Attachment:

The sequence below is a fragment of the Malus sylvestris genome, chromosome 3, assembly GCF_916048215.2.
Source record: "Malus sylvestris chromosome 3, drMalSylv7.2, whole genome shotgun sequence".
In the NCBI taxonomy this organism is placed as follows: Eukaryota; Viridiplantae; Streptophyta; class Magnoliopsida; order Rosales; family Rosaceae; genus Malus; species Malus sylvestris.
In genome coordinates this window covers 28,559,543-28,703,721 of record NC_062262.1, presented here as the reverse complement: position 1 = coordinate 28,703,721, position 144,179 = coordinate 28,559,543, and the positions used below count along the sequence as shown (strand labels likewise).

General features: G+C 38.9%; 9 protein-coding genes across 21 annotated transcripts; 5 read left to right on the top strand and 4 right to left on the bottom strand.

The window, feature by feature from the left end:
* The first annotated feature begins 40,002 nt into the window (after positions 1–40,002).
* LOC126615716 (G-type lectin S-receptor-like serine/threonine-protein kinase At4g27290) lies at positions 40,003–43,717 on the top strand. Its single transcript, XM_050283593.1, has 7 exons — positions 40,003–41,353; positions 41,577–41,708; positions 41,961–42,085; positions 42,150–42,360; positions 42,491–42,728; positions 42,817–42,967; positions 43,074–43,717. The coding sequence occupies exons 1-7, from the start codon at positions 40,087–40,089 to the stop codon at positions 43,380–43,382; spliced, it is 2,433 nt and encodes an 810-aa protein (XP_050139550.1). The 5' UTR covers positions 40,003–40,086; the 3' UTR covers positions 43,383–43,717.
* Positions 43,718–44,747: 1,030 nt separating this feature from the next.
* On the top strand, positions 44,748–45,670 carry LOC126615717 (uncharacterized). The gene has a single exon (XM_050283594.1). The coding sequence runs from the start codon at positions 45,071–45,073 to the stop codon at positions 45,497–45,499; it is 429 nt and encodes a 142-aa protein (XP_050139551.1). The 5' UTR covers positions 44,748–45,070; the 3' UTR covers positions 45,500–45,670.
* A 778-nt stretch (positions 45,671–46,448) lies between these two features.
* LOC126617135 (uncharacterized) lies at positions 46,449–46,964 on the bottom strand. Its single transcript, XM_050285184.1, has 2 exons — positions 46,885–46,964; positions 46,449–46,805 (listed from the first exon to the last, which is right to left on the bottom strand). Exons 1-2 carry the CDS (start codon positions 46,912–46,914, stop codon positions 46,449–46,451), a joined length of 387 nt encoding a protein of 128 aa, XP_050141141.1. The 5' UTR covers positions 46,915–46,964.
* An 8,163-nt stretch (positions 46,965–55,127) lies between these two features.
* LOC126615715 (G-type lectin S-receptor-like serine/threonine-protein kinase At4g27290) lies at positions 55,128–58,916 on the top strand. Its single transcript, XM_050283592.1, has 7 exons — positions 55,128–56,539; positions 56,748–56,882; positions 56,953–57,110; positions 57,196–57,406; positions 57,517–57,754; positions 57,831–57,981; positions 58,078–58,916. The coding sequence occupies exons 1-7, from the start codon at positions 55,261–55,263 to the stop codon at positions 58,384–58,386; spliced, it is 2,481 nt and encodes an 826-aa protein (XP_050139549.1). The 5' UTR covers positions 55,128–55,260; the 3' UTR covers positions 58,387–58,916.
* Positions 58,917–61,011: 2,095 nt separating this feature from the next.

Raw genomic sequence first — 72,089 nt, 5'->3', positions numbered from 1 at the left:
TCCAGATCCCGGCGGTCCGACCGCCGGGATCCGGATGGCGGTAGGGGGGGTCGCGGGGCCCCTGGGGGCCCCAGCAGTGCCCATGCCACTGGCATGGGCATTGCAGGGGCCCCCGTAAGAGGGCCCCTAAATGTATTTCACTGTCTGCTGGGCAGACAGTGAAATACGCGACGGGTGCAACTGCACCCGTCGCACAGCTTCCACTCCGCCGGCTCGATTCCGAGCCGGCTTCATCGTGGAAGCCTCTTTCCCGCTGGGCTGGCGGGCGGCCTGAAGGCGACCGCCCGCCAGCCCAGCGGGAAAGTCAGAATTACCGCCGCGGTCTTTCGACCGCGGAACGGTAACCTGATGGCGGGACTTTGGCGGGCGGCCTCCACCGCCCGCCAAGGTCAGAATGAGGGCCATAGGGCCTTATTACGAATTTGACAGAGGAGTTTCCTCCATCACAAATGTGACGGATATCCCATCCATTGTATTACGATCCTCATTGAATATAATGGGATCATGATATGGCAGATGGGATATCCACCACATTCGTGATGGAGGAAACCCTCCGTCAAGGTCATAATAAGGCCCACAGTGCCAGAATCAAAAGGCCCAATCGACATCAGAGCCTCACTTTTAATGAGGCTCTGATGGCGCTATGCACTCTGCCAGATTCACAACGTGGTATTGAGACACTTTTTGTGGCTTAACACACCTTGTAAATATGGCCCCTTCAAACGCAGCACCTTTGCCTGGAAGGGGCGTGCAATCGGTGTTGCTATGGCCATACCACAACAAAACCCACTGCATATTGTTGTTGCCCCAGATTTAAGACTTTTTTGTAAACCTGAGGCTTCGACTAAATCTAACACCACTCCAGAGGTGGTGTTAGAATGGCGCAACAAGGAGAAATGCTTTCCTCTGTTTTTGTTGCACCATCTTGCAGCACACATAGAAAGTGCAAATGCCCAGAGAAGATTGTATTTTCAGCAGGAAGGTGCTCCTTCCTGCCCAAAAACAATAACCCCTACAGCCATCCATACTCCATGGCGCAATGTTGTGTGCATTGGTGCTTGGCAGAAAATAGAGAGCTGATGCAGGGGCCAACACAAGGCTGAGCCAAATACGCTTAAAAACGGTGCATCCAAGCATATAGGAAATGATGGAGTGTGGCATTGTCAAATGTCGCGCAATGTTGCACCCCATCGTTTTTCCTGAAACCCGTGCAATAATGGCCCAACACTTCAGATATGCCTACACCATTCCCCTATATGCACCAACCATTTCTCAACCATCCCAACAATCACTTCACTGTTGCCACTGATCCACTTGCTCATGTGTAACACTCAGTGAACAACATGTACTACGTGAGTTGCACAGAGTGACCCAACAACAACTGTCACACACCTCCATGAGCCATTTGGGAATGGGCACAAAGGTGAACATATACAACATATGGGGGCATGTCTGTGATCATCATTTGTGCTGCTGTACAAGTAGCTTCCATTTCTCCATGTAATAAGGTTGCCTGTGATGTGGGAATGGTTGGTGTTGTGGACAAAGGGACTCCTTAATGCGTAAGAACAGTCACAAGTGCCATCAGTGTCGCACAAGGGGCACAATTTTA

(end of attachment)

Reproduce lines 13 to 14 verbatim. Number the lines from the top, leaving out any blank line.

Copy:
* An 8,163-nt stretch (positions 46,965–55,127) lies between these two features.
* LOC126615715 (G-type lectin S-receptor-like serine/threonine-protein kinase At4g27290) lies at positions 55,128–58,916 on the top strand. Its single transcript, XM_050283592.1, has 7 exons — positions 55,128–56,539; positions 56,748–56,882; positions 56,953–57,110; positions 57,196–57,406; positions 57,517–57,754; positions 57,831–57,981; positions 58,078–58,916. The coding sequence occupies exons 1-7, from the start codon at positions 55,261–55,263 to the stop codon at positions 58,384–58,386; spliced, it is 2,481 nt and encodes an 826-aa protein (XP_050139549.1). The 5' UTR covers positions 55,128–55,260; the 3' UTR covers positions 58,387–58,916.